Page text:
Greater ambition and attempts to make the story more exciting also meant that Part II needed more special effects work. However, it’s possibly the worst CGI I have ever seen in a film, especially when you consider that it was made for over $10 million!!! On the one hand, we have the two biggest action sequences of the film, the train crash and the jet pursuit, which look like they’re rendered with PS2-quality graphics. Seriously, the jet chase looks like an Ace Combat replay, or (if you’re being generous) the most boring episode of Dogfights. However, these are intercut with really unconvincing shots of Dagny in the cockpit which are both horribly acted and inconsistent with the speed and movement of the planes during the CGI shots. Worst of all though are the awful clip-art quality explosions when Francisco blows up his mines, including obviously freezing the stock footage of the mine so that it looks like the trucks driving there are reacting to the explosions (instead of slowing them down, they just suddenly stop, making this incredibly obvious). This is the sort of thing that wouldn’t look out of place in Birdemic. Seriously, if you don’t believe me, check out this short clip and laugh along (but be warned if you’re on mobile, it’s a pretty big .gif file). Hell, even the matte painting of the bridge from the first film looks worse here (seen above the review heading if you’re curious). It looks very unnatural and even changes slightly between shots. It’s really too bad because, for the most part, Part II is a much better looking film than its predecessor but it’s filled with so many bad special effects that it’s incredibly distracting.
The film also really struggles to fill out its two hour runtime, especially when it’s the middle portion of a book that has been split into three parts. There’s just so much wheel-spinning in this film to fill out the runtime. There’s so much fat that should have been excised: scenes get repeated (such as all the times that the government tries to take Hank’s patents and he rants at them), or exist only to preach to the audience (James Taggart’s wedding is a prime example of this, it doesn’t move the plot forward at all, it just provides an excuse to ham-fistedly shove in some Objectivist ideology). After Part I I thought that they might have been able to pull off Atlas Shrugged as a two-part story rather than a trilogy, but after seeing this film I’m confident that you could easily make it into one film. Just condense these first two films into a very lean and dense 30-40 minutes and then have Part III fill out the rest. If you have to spend entire scenes doing nothing but preaching your points to the audience, then you’re not doing a very good job of conveying your message. It’s kind of like how the Twilight and 50 Shades movies were such slogs because they were too faithful to the source material, not wanting to change or take out any of the boring bullshit to make for a more entertaining film.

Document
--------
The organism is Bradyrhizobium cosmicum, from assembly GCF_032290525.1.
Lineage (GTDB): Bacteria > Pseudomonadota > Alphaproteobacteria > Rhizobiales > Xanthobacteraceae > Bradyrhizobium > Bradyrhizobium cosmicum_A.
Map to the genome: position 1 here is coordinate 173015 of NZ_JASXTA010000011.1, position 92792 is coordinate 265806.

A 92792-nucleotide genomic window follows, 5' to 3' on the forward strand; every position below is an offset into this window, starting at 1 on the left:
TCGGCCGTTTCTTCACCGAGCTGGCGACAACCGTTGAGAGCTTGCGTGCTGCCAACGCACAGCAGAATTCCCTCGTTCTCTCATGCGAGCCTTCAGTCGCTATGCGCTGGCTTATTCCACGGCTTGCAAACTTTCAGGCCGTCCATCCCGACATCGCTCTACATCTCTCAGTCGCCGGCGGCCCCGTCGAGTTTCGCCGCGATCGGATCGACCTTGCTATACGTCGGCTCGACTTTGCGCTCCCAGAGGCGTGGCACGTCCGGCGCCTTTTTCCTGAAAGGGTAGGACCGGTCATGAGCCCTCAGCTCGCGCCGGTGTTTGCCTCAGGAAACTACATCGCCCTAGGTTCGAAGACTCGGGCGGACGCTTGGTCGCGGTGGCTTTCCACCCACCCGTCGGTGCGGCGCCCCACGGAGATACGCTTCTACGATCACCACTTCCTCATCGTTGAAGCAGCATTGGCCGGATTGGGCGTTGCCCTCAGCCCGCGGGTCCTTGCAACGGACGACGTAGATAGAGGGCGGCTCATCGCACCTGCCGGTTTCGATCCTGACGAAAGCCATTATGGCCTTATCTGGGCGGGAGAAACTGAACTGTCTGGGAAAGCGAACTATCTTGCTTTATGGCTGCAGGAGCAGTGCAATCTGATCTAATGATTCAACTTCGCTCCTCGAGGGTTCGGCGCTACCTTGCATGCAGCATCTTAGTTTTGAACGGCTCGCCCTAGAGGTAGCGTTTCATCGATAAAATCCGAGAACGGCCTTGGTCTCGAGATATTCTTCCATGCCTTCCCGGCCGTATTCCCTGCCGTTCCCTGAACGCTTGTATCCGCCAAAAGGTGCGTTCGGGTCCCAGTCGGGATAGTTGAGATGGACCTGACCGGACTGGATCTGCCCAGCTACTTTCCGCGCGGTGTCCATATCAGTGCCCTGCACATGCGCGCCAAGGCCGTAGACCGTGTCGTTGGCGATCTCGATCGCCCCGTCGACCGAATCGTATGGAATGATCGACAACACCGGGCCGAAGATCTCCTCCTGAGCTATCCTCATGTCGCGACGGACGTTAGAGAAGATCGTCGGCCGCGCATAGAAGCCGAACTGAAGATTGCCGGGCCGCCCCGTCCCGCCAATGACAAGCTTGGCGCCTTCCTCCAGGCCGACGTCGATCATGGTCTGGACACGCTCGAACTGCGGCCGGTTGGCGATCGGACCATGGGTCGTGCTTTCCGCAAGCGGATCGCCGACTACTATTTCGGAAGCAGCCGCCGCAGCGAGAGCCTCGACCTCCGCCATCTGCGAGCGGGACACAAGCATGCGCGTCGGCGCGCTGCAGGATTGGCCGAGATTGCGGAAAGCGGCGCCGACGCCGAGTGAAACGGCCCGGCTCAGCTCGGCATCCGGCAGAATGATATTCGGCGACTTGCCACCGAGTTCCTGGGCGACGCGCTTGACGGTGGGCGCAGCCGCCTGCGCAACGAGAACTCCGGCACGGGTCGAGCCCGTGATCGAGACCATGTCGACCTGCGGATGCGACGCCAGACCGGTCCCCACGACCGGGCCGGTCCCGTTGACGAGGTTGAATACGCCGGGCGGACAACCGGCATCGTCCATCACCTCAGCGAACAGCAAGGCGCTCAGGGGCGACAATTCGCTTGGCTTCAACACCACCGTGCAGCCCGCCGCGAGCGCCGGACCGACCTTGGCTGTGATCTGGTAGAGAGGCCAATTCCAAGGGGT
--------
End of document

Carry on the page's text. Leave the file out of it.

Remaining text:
Then there’s the big cast overhaul, which is great low-hanging fruit to make fun of this film’s production, but makes for some interesting analysis in a retrospective. In Part I, Taylor Schilling’s Dagny was youthful, driven and confident with a take-no-shit attitude whenever people tried to boss her around. Samantha Mathis’ Dagny is completely different in Part II. For one thing, Mathis is older than Schilling by 15 years (seriously, there are no attempts at consistency between these films)! Mathis plays Dagny as someone who is desperate and weary, someone who is trying to keep improving the world while everything is going to hell around her. For this, I actually kind of prefer Mathis’ portrayal of the character, but her line deliveries are really bad sometimes. Her acting in the jet pursuit is particularly embarrassing. However, she’s more of an active, driving character in this film – she’s trying to solve the reason behind the disappearances and comes across as trying to improve the world instead of just being profit-driven. She’s more of an “actions, not words” character in this film and these traits make her far easier to like, even if the acting isn’t always up to snuff.